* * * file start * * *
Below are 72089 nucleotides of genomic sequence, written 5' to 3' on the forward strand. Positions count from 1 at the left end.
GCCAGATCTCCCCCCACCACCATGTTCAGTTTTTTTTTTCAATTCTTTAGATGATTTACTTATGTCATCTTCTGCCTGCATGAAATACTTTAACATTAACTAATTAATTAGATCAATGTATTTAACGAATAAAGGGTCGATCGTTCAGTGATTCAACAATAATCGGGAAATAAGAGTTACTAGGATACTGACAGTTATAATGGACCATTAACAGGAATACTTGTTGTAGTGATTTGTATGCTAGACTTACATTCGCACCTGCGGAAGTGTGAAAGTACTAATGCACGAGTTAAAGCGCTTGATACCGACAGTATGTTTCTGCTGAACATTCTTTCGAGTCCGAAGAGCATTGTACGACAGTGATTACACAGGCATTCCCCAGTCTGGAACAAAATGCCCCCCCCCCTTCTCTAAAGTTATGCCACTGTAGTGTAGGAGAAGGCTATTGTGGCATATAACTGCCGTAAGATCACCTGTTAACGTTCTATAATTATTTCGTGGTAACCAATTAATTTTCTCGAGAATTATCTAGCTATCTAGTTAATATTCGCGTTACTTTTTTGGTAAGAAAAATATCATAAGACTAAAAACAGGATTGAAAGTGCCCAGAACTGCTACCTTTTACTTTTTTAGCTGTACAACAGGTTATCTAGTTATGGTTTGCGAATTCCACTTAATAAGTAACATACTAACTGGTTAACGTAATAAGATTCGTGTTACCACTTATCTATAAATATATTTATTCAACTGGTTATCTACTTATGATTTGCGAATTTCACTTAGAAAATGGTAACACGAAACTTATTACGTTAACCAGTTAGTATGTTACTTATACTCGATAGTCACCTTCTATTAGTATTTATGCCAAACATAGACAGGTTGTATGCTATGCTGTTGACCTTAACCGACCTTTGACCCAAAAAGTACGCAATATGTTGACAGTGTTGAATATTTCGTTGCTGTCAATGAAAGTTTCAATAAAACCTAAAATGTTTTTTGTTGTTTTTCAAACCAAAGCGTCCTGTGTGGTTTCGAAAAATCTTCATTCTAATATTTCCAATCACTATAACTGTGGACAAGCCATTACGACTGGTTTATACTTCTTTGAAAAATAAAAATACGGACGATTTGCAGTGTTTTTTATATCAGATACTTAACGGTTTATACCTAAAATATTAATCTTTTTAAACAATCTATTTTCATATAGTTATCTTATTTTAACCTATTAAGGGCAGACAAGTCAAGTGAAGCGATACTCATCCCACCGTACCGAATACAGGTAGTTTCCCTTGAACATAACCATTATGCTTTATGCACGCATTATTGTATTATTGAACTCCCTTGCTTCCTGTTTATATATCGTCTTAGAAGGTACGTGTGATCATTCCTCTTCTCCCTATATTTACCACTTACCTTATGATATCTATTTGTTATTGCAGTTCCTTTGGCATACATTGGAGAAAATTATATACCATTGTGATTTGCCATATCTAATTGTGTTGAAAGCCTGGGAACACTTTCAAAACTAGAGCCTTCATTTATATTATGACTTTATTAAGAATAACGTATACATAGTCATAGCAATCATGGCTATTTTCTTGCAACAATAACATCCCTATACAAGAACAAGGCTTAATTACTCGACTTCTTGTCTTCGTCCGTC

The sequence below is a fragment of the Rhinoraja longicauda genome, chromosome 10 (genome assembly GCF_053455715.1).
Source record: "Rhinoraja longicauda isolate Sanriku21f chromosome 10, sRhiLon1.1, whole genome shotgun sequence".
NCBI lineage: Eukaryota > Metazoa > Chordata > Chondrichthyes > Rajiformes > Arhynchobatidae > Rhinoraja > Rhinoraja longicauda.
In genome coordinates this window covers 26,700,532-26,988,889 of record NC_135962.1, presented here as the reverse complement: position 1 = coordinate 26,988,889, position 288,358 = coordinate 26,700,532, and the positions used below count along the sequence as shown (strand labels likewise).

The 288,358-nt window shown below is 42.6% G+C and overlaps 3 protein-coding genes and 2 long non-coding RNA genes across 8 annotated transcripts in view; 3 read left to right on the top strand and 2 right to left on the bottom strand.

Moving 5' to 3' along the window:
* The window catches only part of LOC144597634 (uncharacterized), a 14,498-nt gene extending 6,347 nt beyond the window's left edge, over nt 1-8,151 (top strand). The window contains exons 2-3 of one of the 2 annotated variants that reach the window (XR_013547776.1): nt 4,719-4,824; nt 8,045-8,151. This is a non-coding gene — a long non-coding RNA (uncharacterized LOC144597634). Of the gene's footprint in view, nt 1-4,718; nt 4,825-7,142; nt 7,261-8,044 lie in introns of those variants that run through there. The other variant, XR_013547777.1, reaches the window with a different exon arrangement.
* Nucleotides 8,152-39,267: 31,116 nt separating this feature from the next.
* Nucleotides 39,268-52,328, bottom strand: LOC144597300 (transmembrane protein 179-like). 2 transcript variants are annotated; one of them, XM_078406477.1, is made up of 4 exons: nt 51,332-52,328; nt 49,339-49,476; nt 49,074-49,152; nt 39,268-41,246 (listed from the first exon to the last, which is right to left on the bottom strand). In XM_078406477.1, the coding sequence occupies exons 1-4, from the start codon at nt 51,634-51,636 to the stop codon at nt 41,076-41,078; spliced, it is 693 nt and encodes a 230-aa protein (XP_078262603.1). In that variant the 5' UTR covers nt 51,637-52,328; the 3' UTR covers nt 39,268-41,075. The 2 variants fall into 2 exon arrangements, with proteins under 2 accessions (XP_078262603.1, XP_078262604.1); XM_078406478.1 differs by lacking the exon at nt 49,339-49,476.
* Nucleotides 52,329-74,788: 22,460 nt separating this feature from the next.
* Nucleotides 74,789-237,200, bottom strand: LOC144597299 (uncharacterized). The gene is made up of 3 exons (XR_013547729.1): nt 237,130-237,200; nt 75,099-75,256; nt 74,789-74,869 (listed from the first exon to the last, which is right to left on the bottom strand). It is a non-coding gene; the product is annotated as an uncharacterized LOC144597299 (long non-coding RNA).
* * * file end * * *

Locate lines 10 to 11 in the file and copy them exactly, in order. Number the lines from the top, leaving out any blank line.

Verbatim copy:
* Nucleotides 8,152-39,267: 31,116 nt separating this feature from the next.
* Nucleotides 39,268-52,328, bottom strand: LOC144597300 (transmembrane protein 179-like). 2 transcript variants are annotated; one of them, XM_078406477.1, is made up of 4 exons: nt 51,332-52,328; nt 49,339-49,476; nt 49,074-49,152; nt 39,268-41,246 (listed from the first exon to the last, which is right to left on the bottom strand). In XM_078406477.1, the coding sequence occupies exons 1-4, from the start codon at nt 51,634-51,636 to the stop codon at nt 41,076-41,078; spliced, it is 693 nt and encodes a 230-aa protein (XP_078262603.1). In that variant the 5' UTR covers nt 51,637-52,328; the 3' UTR covers nt 39,268-41,075. The 2 variants fall into 2 exon arrangements, with proteins under 2 accessions (XP_078262603.1, XP_078262604.1); XM_078406478.1 differs by lacking the exon at nt 49,339-49,476.